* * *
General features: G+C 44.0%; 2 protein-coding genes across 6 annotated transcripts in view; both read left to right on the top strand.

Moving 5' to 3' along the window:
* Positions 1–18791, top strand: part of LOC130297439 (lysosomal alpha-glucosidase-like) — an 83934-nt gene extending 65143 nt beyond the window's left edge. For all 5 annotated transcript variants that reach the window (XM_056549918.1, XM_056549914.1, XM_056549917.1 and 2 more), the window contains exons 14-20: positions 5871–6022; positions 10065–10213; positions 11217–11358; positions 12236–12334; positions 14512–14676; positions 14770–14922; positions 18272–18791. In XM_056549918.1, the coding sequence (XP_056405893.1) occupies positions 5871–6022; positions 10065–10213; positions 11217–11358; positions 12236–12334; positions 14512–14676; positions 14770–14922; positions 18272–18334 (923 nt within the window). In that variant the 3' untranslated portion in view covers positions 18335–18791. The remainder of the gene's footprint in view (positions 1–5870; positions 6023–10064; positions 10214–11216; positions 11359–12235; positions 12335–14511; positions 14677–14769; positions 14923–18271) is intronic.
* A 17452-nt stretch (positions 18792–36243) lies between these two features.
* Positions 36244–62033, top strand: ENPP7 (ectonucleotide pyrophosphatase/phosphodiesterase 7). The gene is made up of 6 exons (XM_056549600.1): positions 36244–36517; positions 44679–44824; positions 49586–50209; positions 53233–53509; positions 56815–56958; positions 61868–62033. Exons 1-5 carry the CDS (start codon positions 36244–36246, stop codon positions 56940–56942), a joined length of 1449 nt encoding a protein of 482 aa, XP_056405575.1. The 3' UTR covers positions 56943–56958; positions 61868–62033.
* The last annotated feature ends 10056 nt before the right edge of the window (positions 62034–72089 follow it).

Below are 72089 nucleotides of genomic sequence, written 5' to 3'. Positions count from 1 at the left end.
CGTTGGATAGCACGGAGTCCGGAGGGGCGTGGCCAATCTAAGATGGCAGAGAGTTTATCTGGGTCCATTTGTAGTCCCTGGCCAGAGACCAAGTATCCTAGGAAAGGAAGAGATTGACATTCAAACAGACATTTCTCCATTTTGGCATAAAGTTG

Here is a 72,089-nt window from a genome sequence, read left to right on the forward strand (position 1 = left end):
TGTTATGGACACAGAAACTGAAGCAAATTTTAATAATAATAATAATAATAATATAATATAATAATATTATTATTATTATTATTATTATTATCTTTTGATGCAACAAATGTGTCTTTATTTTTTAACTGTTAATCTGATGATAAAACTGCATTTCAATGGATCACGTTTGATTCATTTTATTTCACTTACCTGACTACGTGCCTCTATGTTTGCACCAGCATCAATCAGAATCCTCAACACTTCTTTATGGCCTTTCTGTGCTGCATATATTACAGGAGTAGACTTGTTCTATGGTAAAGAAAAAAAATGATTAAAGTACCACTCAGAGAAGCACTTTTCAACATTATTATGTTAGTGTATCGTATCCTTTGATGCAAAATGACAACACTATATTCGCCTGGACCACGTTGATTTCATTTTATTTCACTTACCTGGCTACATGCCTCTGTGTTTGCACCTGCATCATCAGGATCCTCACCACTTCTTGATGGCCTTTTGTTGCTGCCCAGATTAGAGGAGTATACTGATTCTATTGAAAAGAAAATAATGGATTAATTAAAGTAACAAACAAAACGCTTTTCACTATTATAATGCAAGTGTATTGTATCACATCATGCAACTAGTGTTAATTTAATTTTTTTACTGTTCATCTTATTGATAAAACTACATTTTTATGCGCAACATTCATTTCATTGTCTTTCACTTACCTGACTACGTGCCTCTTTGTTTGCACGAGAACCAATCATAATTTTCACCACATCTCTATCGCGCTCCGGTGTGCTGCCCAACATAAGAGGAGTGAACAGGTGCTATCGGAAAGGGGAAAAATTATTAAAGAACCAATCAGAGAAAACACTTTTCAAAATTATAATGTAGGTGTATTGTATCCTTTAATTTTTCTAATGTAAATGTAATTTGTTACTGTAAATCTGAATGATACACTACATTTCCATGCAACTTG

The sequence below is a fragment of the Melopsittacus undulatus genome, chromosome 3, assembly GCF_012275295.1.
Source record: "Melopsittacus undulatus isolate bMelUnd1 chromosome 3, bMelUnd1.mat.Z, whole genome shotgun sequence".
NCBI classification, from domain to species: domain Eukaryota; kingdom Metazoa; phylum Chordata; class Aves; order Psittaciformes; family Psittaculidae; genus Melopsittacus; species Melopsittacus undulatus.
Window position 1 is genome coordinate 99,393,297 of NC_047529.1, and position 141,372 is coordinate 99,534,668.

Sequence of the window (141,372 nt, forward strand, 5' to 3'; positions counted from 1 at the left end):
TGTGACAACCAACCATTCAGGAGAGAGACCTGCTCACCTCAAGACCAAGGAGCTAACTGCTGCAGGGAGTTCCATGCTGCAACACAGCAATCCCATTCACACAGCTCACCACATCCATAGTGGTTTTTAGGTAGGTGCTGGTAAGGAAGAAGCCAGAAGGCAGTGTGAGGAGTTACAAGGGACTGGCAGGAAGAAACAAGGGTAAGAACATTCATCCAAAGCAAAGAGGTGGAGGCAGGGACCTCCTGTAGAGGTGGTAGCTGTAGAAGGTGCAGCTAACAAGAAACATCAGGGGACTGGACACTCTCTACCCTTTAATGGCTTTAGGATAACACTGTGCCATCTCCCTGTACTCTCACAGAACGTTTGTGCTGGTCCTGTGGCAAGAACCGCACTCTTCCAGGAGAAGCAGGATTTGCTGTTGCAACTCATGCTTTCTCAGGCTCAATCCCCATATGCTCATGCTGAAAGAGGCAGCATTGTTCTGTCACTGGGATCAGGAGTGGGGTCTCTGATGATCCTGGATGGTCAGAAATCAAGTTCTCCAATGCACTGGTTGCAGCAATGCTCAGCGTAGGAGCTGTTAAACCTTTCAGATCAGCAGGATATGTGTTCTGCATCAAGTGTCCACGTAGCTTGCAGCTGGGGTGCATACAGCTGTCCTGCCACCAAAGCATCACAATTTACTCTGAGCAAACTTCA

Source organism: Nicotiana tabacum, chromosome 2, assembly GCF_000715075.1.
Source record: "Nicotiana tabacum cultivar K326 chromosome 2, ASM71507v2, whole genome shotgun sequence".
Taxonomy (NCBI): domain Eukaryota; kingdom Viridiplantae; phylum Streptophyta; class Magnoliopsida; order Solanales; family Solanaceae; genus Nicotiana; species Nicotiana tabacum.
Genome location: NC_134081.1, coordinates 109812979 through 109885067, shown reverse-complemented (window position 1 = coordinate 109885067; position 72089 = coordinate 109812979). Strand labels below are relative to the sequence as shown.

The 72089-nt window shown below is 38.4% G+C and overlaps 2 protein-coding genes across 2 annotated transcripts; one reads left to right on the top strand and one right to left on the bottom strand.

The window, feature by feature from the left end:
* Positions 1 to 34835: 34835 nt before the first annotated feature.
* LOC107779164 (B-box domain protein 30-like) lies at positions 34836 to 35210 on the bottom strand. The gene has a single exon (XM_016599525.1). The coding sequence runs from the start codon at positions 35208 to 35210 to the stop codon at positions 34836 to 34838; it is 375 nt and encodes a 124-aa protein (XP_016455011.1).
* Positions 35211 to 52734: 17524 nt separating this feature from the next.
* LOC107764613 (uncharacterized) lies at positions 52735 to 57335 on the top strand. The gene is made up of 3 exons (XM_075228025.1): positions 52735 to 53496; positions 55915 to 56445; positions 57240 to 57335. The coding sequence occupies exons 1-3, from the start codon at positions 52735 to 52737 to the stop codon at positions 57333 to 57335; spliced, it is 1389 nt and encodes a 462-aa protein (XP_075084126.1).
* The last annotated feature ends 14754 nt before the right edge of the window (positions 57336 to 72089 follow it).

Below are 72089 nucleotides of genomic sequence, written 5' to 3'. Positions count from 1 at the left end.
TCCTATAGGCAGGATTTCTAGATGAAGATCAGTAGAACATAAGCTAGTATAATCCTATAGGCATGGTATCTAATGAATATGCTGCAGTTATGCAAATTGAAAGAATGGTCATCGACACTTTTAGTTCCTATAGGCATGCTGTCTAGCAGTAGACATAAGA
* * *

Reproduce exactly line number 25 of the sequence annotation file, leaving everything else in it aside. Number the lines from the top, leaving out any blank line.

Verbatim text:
* Positions 35211 to 52734: 17524 nt separating this feature from the next.